After Thanos uses the Infinity Gauntlet to disintegrate half of all living things in the universe, Tony Stark and Nebula are rescued from space by Captain Marvel. The Avengers who are left organize and go after Thanos. Thor kills him, but this does nothing to reverse what Thanos has done. Back on Earth, everyone tries to get on with life, but they have to deal with the huge losses. Existence is hard and bitter, but they try to make new lives. Meanwhile, Scott Lang (a.k.a. Antman) has been stuck in the quantum realm since the catastrophe. Five years later he manages to find his way out. He takes stock of the situation and approaches Captain America and Black Widow with a plan to go back in time to reverse Thanos’ actions. Can the Avengers pull off a complex plan to capture the Infinity Stones before Thanos can get them? Can they create a new Infinity Gauntlet to defeat Thanos and bring back everything that was lost?

Good points: This movie has a little of everything: humor, pathos, love. It’s an ambitious script, and a lot of it goes by really fast. This is one possible explanation for the way it’s blown past USD$2B box office take in just a couple of weeks—people are going back to see it more than once because they missed a lot the first time around. It takes the main characters back in time for a brief visit with people they’ve lost, and in some cases, provides a do-over. For example, Gamora, who was sacrificed in Infinity War, gets a second chance. However, some other people apparently don’t and seem to be permanently dead. This may reflect the retirements of some of the bigger stars, including Robert Downey Jr. (RDJ), Chris Evans and Scarlett Johannson. Rocket the Raccoon is, as usual, a huge star in this film. The script didn’t tie up everything, though, which suggests a direction for future films: Loki got away with the Tesseract at the end of Infinity War, which sequence is reviewed in this film, and Carol Danvers’ not-a-cat puked it up at the end of Captain Marvel. Does this mean more time travels lie in our heroes’ futures?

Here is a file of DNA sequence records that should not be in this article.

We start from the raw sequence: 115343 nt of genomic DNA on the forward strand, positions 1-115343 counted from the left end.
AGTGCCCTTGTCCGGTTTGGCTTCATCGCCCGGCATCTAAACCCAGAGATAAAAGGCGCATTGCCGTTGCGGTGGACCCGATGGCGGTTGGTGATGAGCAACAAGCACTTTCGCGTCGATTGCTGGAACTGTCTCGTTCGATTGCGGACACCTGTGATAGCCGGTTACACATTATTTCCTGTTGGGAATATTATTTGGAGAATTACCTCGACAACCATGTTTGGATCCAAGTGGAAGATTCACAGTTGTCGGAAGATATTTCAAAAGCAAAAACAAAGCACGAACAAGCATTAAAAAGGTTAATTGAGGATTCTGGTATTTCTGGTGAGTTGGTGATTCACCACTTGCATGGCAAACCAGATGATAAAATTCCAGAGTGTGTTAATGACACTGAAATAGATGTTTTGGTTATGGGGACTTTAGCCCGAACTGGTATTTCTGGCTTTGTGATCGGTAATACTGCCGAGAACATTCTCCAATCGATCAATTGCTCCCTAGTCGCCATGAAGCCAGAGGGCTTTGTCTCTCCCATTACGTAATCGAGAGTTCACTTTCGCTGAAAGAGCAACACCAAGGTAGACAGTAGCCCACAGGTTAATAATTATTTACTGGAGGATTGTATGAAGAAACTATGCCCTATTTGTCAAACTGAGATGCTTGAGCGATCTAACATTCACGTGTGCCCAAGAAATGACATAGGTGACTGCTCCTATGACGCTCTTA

On the not so positive side, this was a three hour movie that hurried through everything, suggesting they might have broken it up into two or three films and made better use of their stars. One big issue with putting all these highly charismatic people together is in suppressing the charisma to make clear leads. In all the Avenger films, it’s clear that Iron Man and Captain America are expected to be the leads, with Black Widow as a strong second. This probably reflects their seniority, contracts and the amounts they’re being paid. However, there are clearly obstacles to this plan. The first is Chris Hemsworth (a.k.a. Thor). In some of the other films, he’s had very few lines, and in this one, the script makes him into a cartoon figure. Surprise, surprise—Hemsworth is good for it. He does comedy well, too. Maybe this is supposed to demonstrate the dangers of alcoholism, but regardless, the role he’s given is offensive and smacks of body shaming. Ruffalo, also a strong personality, is disguised with CGI. Other obstacles include Tom Hiddleston as Loki and Chris Pratt as Star Lord, both of whom could steal the movie in a heartbeat. The directors were apparently expecting trouble here, though, so both are given very minimal appearances. In a three movie sequence, characters like these could have been given better roles and more screen time to develop subplots and make the film less jam-packed and hurried. Given the loose Tesseract and the fact that Thor went off with the Guardians at the end of this, we might expect they’ll get to follow up in future films, or maybe TV shows on Disney’s streaming service. Last, if RDJ, Evans and Johannson are all retiring, this will be a huge hit to the MCU films. Disney’s choices for replacement so far, like Brie Larson as Captain Marvel and Don Cheadle as War Machine, don’t really have the charisma and presence to carry the roles.